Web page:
I have been screening candidates and have received only 1 hire so far out of 26 candidates. I am afraid, at this rate I am never going to close this position.
It can get rough out there, that's the truth.
And if situations like this weren't enough to prompt some seriously thoughtful pre-screening, engineering roles that require ultra-sophisticated skills from hard core coders will likely need an extra layer of due diligence.
Let's start with the phone screen.
Here are some tried-and-true tips from Harj Taggar, co-founder and CEO of Triplebyte:
- Introduce yourself, the company and what you work on.
- Ask the candidate to introduce themselves and talk about what’s important to them in their next role (if you did the initial outreach and they’re not actively looking, you can soften this to e.g. “how do you think about developing your career and skills in the future?”).
- Ask questions about their skills and experiences to see if they match with what you’re looking for.
- Pitch the work being done at the company and why it’s an exciting time to join now.
- Finish with answering any questions they have and explain what the next steps in your hiring process are
Harj goes on to say that most companies make the mistake of not telling the candidate what's in it for them—a major missed opportunity for a richer (and higher-converting) convo.
"It’s common to leave asking the candidate what they’re looking for until the end of the call. I think that’s suboptimal because you miss the opportunity to tailor your pitch around it throughout the call," he explains in this deep-dive for YC.
Rule #3 - Choose your pilot with purpose
Do you need a full-stack developer?
A developer with broad knowledge of different coding languages?
Or a master of one particular framework?
If you're like most talent pros, you'll need to work closely with your tech team to know for sure.
"Of course, knowing a single tech stack might be okay for some positions. But increasingly, complementary tech stacks are being tested together," says Tom Winter, CEO of Devskiller.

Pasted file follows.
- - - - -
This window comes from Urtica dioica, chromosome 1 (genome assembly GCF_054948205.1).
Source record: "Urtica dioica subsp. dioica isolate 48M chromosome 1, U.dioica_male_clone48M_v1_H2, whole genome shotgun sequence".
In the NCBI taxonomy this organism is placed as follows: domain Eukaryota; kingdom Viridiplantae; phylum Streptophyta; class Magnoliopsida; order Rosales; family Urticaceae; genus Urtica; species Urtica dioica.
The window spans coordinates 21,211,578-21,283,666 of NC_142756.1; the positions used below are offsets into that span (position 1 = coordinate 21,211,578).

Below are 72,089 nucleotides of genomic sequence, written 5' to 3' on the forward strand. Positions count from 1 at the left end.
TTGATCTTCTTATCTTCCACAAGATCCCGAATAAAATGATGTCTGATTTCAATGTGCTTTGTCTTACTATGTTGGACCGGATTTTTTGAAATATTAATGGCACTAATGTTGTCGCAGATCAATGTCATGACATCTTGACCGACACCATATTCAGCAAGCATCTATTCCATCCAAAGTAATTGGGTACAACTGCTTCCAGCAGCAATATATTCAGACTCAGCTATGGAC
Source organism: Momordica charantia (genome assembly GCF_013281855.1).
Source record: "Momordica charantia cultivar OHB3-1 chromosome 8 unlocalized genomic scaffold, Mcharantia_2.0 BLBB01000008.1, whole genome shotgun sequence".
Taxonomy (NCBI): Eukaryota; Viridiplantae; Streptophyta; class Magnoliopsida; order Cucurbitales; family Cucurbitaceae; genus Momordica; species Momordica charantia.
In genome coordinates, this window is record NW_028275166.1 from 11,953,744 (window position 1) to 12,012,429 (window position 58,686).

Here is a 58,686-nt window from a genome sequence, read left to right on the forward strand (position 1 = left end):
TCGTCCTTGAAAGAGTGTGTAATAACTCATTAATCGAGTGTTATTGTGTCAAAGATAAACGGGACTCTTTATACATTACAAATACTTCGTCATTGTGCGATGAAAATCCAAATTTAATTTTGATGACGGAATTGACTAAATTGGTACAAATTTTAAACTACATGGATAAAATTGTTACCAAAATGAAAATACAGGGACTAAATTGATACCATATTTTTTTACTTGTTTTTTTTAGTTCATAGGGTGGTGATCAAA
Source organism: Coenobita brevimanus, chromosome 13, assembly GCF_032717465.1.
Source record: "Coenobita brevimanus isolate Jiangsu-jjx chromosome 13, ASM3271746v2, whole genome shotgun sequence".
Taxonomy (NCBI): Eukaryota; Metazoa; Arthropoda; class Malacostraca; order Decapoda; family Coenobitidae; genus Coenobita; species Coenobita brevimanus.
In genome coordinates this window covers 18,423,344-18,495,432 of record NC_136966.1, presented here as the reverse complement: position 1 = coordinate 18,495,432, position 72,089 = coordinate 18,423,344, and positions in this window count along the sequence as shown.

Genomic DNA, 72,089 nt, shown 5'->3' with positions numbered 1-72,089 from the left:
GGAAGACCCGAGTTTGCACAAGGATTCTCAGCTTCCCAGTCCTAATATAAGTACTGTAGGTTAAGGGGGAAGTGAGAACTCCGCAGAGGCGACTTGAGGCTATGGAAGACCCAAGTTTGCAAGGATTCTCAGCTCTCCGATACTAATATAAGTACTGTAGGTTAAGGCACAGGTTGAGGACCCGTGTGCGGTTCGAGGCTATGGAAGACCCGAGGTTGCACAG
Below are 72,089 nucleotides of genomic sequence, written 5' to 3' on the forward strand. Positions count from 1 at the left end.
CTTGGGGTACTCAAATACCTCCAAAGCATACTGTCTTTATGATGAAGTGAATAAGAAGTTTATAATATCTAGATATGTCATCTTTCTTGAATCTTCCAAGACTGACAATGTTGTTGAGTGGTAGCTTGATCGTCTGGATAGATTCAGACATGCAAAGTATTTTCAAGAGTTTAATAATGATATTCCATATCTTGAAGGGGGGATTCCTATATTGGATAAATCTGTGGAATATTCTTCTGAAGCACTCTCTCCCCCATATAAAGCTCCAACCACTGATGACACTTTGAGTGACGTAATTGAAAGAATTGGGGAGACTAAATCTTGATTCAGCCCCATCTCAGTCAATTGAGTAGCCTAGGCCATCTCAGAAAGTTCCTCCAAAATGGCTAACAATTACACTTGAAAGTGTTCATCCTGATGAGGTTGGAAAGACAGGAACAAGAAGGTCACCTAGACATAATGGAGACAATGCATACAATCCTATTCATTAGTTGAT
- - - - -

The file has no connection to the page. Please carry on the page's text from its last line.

According to Devskiller's Global Technical Hiring & Skills Report 2019, 73% of developers will take a coding test based on real work. Developer candidates expect a highly relevant, specific and paid pilot project.
Take the time to connect with your hiring manager or department head to find out what tasks would make the most sense. Once you've got the specs nailed down, it'll be much easier to choose a code testing tool.
Here are four solid coding test platforms to consider:
Developer screening and online interview platform powered by RealLifeTesting methodology. The tool allows you to find developers with the right skill set, shortening your Time-to-Hire by 60%. Programming tests mirror the 1st day of work experience to identify top performers. They go beyond testing languages by testing frameworks, libraries, and databases.
Capterra rating: 5/5 (29 reviews)
Pricing: Free 7-day trial
Helps programmers find great companies to work at. Candidates go through a technical interview process and receive feedback on strengths and weaknesses. Triplebyte matches them with companies that looking for people with those specific skill sets, and helps fast track the candidate through the hiring processes.
TrustPilot rating: 9.8/10 (113 reviews)
Pricing: Subscription-based according to usage
Software platform that helps technical recruiters hire and train stronger engineers. CodeCheck technical screening assesses real-life development skills, fundamental programming skills, and technical knowledge.
Capterra rating: 4.5/5 (22 reviews)
Pricing: Free 7-day trial
Technology hiring platform that is the standard for assessing developer skills for over 1,000 companies around the world. By enabling tech recruiters and hiring managers to objectively evaluate talent at every stage of the recruiting process, HackerRank helps companies hire skilled developers and innovate faster.
Capterra rating: 4.5/5 (26 reviews)
Pricing: Free 14-day trial
No matter which tool you choose, make sure it's one that can enable you to test a real work project across your entire tech stack.
Rule #4 - Be responsive and relevant
Okay. So we've covered relevant places to source developer talent, coding test platforms, and all the wild and crazy things that can happen when hiring tech talent...
We're not done yet.